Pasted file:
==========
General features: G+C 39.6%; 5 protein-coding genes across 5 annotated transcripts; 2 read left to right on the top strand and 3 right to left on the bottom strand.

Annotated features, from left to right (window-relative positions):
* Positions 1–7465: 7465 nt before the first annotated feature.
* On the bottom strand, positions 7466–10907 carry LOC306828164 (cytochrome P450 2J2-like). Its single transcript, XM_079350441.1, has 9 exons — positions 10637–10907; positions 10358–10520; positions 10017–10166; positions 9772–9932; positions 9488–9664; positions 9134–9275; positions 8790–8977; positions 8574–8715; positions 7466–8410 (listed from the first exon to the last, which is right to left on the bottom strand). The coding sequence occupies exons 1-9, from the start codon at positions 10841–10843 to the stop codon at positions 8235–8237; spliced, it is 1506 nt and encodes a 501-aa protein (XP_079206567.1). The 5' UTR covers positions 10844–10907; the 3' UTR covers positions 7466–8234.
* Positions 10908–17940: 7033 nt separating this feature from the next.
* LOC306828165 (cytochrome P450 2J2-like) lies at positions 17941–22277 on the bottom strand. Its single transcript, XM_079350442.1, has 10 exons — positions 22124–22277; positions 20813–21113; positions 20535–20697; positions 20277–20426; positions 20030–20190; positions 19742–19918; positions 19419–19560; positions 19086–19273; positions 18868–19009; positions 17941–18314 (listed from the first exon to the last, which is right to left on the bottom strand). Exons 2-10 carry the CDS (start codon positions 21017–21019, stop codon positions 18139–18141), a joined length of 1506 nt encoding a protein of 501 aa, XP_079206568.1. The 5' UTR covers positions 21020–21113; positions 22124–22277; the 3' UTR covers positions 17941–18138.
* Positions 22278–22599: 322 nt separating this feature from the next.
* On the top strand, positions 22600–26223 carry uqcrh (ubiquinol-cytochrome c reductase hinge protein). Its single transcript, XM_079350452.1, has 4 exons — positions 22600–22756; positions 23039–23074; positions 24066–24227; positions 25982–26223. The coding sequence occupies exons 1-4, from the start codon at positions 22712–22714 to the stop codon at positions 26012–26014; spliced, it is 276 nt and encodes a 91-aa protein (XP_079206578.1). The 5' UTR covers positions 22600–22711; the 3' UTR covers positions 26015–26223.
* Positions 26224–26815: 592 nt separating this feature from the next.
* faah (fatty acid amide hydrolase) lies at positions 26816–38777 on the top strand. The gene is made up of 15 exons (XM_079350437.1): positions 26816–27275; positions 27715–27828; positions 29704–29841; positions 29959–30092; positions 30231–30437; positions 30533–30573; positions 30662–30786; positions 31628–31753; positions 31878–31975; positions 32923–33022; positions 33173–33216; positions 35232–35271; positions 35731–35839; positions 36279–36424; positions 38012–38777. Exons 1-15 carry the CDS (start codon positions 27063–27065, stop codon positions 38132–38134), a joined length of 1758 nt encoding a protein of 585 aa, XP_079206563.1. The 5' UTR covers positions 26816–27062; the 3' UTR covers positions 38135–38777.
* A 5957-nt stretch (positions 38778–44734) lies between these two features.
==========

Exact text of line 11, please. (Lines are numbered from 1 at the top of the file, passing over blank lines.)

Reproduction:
* A 5957-nt stretch (positions 38778–44734) lies between these two features.